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Digital confirmations come to seaborne oil trading

Trade technology provider Vakt says two oil trading giants are now using its platform to conduct all-digital trade confirmations, in what it describes as a first for the industry.

Vakt’s system replaces a series of manual processes — primarily involving paper contracts and back-and-forth over email — for arranging trades in the seaborne oil sector.

Oil traders Gunvor and TotalEnergies Trading have begun using Vakt’s technology to handle their trading of cargoes, the company says in a statement.

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The traders are currently using the system for the northwest Europe barge market, Vakt’s chief commercial officer Stephanie Trabia tells GTR, and are in the process of expanding their use of digital confirmations to other markets. Additional counterparties are expected to join soon.

While digital trade confirmations are widespread in sectors such as natural gas, power and commodity derivatives, they have not been adopted for the trading of oil cargoes until now, Vakt says.

The sector relies on manual review of individual contracts and back-and-forth between legal departments when discrepancies arise, according to Trabia.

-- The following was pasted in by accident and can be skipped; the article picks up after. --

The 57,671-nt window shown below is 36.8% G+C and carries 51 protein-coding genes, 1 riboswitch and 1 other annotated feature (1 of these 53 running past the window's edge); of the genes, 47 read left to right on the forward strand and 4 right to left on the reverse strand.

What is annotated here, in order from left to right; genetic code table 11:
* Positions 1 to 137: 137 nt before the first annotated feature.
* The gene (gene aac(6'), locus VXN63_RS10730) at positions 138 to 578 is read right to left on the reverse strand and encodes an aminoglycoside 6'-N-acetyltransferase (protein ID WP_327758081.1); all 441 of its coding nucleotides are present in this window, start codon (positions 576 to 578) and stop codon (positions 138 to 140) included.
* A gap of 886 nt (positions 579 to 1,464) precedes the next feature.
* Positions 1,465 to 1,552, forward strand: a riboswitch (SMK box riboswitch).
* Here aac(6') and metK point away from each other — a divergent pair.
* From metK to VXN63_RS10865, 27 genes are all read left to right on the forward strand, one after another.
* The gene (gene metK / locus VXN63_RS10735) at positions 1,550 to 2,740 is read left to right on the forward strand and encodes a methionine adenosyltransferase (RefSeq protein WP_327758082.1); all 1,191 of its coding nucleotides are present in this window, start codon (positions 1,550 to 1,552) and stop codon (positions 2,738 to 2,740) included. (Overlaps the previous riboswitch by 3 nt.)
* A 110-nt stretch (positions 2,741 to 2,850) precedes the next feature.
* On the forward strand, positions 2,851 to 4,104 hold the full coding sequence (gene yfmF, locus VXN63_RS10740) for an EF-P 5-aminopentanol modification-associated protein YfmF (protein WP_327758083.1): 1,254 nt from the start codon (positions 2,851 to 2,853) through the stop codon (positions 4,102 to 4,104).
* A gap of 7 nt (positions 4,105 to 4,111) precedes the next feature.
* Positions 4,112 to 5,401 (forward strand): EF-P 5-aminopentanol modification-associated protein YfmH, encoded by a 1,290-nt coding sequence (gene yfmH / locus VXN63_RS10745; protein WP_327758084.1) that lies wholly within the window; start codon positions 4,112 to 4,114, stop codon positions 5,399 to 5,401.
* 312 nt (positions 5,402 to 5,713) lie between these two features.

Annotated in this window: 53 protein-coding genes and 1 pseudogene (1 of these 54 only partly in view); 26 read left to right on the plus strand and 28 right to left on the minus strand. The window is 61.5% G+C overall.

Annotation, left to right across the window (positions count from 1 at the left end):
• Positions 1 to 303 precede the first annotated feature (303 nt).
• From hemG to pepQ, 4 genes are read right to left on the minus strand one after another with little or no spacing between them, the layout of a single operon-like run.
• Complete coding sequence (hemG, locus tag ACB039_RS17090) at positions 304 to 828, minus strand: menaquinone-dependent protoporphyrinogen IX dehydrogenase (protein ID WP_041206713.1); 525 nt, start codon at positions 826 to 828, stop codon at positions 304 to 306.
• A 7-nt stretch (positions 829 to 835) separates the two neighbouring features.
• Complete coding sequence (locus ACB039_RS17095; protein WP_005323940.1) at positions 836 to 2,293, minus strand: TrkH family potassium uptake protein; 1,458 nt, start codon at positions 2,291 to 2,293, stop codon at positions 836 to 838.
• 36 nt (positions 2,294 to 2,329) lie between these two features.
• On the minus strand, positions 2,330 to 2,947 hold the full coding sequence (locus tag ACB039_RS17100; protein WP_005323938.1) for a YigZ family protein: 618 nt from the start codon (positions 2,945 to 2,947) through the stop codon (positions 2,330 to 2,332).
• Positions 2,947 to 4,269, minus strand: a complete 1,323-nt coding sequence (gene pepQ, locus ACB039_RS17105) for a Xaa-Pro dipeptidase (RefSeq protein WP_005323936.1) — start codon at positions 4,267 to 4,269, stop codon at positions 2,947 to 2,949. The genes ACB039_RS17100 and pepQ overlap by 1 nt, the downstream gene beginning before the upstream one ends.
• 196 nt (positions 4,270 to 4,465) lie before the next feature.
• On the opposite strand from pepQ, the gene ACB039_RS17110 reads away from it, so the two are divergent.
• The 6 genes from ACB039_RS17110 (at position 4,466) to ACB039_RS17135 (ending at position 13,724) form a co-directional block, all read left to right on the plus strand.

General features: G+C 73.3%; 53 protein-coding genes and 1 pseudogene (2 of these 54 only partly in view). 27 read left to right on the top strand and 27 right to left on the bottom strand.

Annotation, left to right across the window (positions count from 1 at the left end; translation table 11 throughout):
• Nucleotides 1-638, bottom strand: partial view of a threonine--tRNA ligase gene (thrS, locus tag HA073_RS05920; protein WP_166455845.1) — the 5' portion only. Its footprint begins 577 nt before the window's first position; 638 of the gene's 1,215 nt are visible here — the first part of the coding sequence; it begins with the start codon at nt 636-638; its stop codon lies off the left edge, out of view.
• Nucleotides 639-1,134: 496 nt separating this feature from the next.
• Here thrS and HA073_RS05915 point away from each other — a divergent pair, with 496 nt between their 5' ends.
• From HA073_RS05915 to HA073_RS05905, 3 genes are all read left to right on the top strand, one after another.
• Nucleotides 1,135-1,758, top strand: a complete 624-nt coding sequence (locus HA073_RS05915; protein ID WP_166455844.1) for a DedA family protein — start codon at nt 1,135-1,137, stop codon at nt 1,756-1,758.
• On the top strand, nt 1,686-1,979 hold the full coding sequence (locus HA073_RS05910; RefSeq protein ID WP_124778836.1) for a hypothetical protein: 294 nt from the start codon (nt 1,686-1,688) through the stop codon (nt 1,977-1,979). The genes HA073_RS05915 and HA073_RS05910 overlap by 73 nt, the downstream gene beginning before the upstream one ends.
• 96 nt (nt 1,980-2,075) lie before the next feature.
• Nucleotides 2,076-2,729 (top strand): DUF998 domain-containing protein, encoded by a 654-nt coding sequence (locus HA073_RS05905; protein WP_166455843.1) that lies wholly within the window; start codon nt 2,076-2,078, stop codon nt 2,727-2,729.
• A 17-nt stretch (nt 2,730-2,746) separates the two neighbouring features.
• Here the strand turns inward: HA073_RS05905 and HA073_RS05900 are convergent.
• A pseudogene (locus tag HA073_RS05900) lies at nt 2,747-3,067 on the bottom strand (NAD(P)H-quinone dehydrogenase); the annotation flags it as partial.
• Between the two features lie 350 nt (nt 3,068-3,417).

On Vakt’s platform, trading is conducted under master trading agreements. Each party submits their information on the trade and an algorithm highlights any discrepancies.

The company says the approach will cut down on the risk of errors in trading books and make conducting trades more efficient. A two-way API means that information is automatically transferred to Vakt’s system from traders’ own risk management system without the need for duplicate data entry.

The automatic capture also dramatically speeds up the confirmation process. Because of the fast pace of seaborne oil trading, it is not uncommon for delivery to take place before two counterparties have resolved disagreements over a trade, Trabia says.

Vakt’s analysis of the Amsterdam, Rotterdam and Antwerp barge market found that at least 15% of trades in relevant trading books were incorrect, whether through human error or a disagreement with counterparties, according to an April blog post by the company.

“Being able to confirm waterborne oil trades on Vakt is a major milestone in the digitisation of physical commodity market,” Vakt chief executive Etienne Amic says in a statement.

“Aside from their inherent efficiency, confirmations also create an incentive to normalise the reference data used by the industry, which is well underway at Vakt.”

The company was launched in 2018 by a group of oil companies and trade finance banks as a blockchain platform focused on post-trade management in the commodities trading and finance space.

The post Digital confirmations come to seaborne oil trading appeared first on Global Trade Review (GTR).

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Published 23 November 2022